Ontario Presents is currently partnering with CanDance and La danse sur les routes du Québec for the second year to offer the Ontario-Québec Coaching for Dance Artists program. The project offers assistance to artists from Ontario and Quebec who identify with Indigenous or racialized communities. Inspired by the success of Jouer dehors, the project’s aim is to develop dance production skills. Artists are guided by Barbara Kaneratonni Diabo and Lee Bolton.
The 2019 cohort includes: Ariana Pirela Sanchez, Bettina Szabo, Kim-Sanh Châu, Mafa Makhubalo and Meryem Alaoui.
We had planned to share blogs from each artist throughout the spring. While we recognize of course that all of our lives have been disrupted, we want to continue to share the stories of these artists while prooviding some uplifting, COVID-free content!
The below blog was written by Toronto-based dance artist Mafa Makhubalo. You can also find a video featuring all five dancers here.
My practice motto:
I am a movement poet trained in folk dance forms from African tradition, African Contemporary tradition, and Western-Contemporary tradition. As an artist of African descent, I am influenced by my understanding of dance as an accumulation of memories and a history of my culture. Dance is an invisible evolution that becomes visible through movement, music, and singing. I am inspired by social issues that I want to address and challenge. I am excited by the ways the disciplines of movement and music intersect within a diverse practice, and how the understanding of how each discipline informs and transforms the other.
My artistic objectives:
It is important for me to tell our own stories and make room for those stories in spaces where they are barely visible and barely acknowledged, but always influential. This inter-cultural 2019-2020 Ontario-Quebec Coaching for Dance Artists project had a profound impact on my development, expanding my creative network and helping me to build resilience against the negative effects of exclusion and Eurocentric art traditions. I want to reinforce the idea that the African Performing Arts in public spaces are culturally transformative, and that they attempt to reunite art with the daily life of the community. I also want to facilitate the movement of artists and their works within Canada and abroad.
My path and goals:
With over twenty-five years of cultural exchange and professional practice in diverse dance forms and techniques from African regions, Europe, and North America, I see myself as a diligent, patient, determined and motivated person who is passionate about his art form.
After moving to Toronto, where I completed a two-year training program at the Ballet Creole School of the Arts, I continued seeking professional development from senior artists, including Milton Myers, Danny Grossman, Debbie Wilson, and Gabby Kamino. Through my company, Mafa Dance Village, I also connected with company members of The Collective Of Black Artists, The Ballet Creole Company, OMO Dance Company, and Nyata-nyata in Montreal to collaborate in collective training. I was particularly interested in how these artists practiced African Contemporary dance, Contemporary dance, Urban Street dance, African-Caribbean folk dance, and African music, and their understanding of these cultural practices.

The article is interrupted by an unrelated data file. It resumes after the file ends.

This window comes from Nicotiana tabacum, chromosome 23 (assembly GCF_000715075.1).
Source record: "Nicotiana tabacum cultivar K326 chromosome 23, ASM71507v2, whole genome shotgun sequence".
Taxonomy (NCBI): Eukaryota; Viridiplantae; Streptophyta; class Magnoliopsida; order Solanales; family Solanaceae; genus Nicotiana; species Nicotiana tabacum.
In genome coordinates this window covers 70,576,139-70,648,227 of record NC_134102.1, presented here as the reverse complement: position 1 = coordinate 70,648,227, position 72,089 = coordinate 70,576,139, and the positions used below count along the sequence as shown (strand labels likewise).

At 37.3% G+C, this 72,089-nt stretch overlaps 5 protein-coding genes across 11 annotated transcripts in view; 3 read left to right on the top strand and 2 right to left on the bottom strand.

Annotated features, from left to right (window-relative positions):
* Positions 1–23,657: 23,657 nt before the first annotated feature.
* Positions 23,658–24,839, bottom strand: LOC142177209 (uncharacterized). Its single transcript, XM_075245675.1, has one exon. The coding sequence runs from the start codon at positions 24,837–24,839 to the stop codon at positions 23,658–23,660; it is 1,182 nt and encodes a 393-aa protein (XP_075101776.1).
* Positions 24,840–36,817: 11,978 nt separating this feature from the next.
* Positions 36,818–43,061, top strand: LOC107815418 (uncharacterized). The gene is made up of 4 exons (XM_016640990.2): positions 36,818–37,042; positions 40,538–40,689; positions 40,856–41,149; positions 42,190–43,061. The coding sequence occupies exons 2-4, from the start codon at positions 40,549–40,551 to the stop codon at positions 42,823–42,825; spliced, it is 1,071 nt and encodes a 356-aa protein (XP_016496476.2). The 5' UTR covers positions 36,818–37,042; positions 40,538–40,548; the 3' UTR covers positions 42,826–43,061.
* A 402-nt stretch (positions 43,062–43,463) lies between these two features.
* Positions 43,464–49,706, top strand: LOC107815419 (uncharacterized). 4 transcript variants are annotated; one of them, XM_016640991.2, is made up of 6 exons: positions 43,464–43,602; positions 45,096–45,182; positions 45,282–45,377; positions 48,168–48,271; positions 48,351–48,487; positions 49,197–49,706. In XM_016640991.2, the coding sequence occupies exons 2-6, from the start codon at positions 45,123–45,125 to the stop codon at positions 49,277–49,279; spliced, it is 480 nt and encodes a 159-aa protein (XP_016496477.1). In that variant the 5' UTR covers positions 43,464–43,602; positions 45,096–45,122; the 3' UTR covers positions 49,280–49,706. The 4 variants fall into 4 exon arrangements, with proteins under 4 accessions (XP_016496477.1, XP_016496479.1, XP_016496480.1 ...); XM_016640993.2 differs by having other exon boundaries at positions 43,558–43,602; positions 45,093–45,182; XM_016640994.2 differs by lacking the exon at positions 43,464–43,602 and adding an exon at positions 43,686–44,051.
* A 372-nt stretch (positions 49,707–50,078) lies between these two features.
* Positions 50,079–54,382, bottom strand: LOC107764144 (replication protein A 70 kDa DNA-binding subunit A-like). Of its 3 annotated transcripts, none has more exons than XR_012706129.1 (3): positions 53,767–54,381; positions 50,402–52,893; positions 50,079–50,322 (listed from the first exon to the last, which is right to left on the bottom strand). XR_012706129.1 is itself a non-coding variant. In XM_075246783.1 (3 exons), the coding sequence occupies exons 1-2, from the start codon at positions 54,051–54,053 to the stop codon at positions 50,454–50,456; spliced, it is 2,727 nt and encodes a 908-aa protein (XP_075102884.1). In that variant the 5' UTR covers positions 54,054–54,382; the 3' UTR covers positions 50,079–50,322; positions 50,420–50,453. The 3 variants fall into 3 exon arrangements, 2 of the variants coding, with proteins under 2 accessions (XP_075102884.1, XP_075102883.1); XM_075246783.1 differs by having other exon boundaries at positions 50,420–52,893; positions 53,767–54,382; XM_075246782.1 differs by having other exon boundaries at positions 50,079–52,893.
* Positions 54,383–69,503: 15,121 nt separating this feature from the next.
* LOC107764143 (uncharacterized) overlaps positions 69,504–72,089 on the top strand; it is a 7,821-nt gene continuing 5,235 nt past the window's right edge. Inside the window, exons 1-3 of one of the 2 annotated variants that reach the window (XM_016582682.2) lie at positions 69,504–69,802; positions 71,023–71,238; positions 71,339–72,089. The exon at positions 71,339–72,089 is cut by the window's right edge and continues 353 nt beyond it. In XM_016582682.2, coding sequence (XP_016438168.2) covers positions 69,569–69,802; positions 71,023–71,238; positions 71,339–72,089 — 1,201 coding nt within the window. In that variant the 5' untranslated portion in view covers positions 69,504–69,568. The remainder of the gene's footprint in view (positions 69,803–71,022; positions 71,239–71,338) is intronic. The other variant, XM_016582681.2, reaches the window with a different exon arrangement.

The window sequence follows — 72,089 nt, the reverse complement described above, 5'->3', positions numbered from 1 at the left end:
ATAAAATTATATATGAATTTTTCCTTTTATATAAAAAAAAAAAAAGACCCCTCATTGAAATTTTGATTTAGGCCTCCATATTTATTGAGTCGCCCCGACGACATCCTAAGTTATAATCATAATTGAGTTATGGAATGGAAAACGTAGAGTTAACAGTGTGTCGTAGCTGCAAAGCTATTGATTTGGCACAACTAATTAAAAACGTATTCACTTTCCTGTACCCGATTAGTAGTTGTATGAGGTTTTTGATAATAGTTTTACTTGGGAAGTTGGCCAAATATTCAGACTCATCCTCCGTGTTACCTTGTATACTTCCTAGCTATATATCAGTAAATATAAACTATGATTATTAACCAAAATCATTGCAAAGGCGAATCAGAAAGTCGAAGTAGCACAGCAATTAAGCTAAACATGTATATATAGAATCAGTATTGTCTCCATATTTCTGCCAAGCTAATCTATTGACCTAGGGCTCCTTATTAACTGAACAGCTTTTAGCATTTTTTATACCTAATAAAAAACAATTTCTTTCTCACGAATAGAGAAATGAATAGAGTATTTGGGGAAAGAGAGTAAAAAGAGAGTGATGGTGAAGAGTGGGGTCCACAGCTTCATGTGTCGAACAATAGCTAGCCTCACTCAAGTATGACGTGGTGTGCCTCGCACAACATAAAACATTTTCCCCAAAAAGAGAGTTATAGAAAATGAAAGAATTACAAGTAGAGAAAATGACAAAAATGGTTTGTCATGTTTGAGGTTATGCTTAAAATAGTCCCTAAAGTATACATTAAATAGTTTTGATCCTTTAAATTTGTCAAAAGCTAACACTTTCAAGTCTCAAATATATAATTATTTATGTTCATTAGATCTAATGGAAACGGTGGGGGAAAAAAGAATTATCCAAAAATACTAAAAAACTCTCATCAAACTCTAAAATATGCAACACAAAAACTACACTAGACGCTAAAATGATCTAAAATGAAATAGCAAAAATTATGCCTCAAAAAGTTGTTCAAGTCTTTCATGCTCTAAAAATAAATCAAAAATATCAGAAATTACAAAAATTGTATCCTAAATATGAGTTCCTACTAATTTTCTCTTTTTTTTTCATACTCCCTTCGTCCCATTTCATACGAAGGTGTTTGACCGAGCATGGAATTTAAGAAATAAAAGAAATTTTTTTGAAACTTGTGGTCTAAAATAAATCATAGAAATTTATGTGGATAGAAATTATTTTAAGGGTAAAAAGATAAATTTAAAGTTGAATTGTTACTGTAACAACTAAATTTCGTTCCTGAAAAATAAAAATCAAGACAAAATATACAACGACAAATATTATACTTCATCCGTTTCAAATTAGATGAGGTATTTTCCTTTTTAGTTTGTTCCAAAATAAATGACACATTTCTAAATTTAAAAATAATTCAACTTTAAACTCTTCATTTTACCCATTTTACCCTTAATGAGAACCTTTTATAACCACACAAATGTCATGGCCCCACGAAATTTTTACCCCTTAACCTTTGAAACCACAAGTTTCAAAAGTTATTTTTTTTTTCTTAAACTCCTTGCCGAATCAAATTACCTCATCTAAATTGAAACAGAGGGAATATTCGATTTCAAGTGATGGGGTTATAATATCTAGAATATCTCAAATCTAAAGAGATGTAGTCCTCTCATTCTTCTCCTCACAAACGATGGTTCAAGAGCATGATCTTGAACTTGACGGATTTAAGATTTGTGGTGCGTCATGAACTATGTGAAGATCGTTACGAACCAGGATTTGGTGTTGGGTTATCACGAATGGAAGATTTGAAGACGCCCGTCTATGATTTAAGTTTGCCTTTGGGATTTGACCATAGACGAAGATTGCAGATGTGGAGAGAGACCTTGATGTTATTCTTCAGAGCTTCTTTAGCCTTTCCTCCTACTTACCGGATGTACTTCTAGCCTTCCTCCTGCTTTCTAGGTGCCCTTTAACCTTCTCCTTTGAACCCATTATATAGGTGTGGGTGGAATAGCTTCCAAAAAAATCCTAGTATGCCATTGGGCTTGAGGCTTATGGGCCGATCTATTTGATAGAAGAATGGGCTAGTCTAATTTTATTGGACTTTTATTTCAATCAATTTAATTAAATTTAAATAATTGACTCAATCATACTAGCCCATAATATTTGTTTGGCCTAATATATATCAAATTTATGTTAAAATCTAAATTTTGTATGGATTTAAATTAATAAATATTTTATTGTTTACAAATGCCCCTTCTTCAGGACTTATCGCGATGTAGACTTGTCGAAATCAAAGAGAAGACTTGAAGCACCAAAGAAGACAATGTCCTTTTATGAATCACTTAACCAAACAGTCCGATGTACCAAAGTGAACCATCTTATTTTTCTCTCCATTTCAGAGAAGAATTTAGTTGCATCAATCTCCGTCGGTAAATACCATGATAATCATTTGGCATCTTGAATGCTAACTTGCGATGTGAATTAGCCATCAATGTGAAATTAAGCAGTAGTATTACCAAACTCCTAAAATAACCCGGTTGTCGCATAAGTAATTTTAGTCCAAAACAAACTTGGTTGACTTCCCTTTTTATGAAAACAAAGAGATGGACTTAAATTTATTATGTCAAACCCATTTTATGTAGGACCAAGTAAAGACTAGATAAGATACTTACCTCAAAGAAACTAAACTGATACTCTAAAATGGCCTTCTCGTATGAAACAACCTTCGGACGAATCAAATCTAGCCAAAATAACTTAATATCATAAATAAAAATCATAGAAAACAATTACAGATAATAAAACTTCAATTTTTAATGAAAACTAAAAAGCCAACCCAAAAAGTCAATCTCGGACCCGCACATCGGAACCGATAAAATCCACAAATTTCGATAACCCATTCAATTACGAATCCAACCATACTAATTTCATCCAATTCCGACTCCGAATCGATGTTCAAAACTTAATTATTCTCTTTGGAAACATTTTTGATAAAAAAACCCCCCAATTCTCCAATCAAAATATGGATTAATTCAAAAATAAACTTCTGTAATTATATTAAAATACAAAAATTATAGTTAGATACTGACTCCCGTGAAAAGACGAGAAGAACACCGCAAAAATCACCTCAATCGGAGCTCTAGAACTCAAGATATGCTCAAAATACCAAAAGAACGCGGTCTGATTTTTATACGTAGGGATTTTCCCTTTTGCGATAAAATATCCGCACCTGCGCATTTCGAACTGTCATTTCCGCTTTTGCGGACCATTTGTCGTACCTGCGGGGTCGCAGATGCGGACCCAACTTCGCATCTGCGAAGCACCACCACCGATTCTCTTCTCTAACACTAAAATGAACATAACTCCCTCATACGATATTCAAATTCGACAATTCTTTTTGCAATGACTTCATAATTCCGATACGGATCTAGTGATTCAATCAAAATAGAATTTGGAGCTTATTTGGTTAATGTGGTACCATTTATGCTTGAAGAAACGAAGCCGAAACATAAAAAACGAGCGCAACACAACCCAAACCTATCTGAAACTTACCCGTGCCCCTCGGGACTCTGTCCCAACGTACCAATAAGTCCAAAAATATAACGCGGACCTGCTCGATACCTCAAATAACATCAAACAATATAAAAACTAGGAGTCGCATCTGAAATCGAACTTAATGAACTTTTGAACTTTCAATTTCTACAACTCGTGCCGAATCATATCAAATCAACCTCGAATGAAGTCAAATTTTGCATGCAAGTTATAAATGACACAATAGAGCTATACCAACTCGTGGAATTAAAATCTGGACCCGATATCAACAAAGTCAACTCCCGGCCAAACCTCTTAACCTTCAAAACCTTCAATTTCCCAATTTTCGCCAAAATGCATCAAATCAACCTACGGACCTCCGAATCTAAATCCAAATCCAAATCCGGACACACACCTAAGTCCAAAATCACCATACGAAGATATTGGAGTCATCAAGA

When not on stage, I am actively involved in community outreach programs and arts education programs that inspire dancers of colour and youth of African-Canadian descent to realize their potential goals through the arts. I wish to utilize my creative voice to promote and communicate dance and art - not only through theatres, but across arts-run centres and recreational hubs. Mafa Dance Village has done this in collaboration with ArtStart and Dance Immersion.
I hope to foster reciprocal partnerships and exchanges of diverse dance forms that highlight the African-Canadian contemporary practice of today. I want to do this using open gestures of trust and artistic excellence that will continue to develop African-Canadian contemporary dance in Canada and abroad.
My currently choreographic journey:
Lentswe la Setjhaba “Voice of the Nation” a 40 minutes (of 67 minutes) multi-disciplinary choreography that hybrids the Africa tradition aesthetic with African contemporary, specifically the urban dance form Panstula, Afro-House, African Traditional dance and Gumboots in relation to the rhythm of our everyday life memories. “What counts in life is not the mere fact that we have lived. It is what difference we have made to the lives of others that will determine the significance of the life we lead,” by Nelson Mandela. The work is inspired by the legacy of Nelson Mandela - the idea of “Rainbow Nation”, his passion to move forward from the past to the future with one nation. He invested 67 years of his life advocating for human rights and equality for the future of the South African nation and the World.
Selected highlights of my of practice:
Through my practice, highlights include several Dance Immersion Show Cases, the Ontario Dance Weekend, the International Association of Blacks in Dance (IABD), the Body Percussion Festival, the Contemporaneity Series 1.0, and the TEADE-2019 8th Edition International Summer Dance Intensive in Cuba. I also participated in the Choreographers Lab program at Jacob’s Pillow in Massachusetts, the American Dance Festival, and the Six Weeks Dance program in Durham, North Carolina. I have also acted as a juror for the Ontario Arts Council, the Toronto Arts Foundation, and the Toronto Arts Council, with the goal of providing a safe space for contemporary dancers with Non-Western training and dancers of colour to voice their concerns.
Most recently, I was fortunate enough to be one of the winners of the 2019-2020 Ontario-Quebec Coaching for Dance Artists project.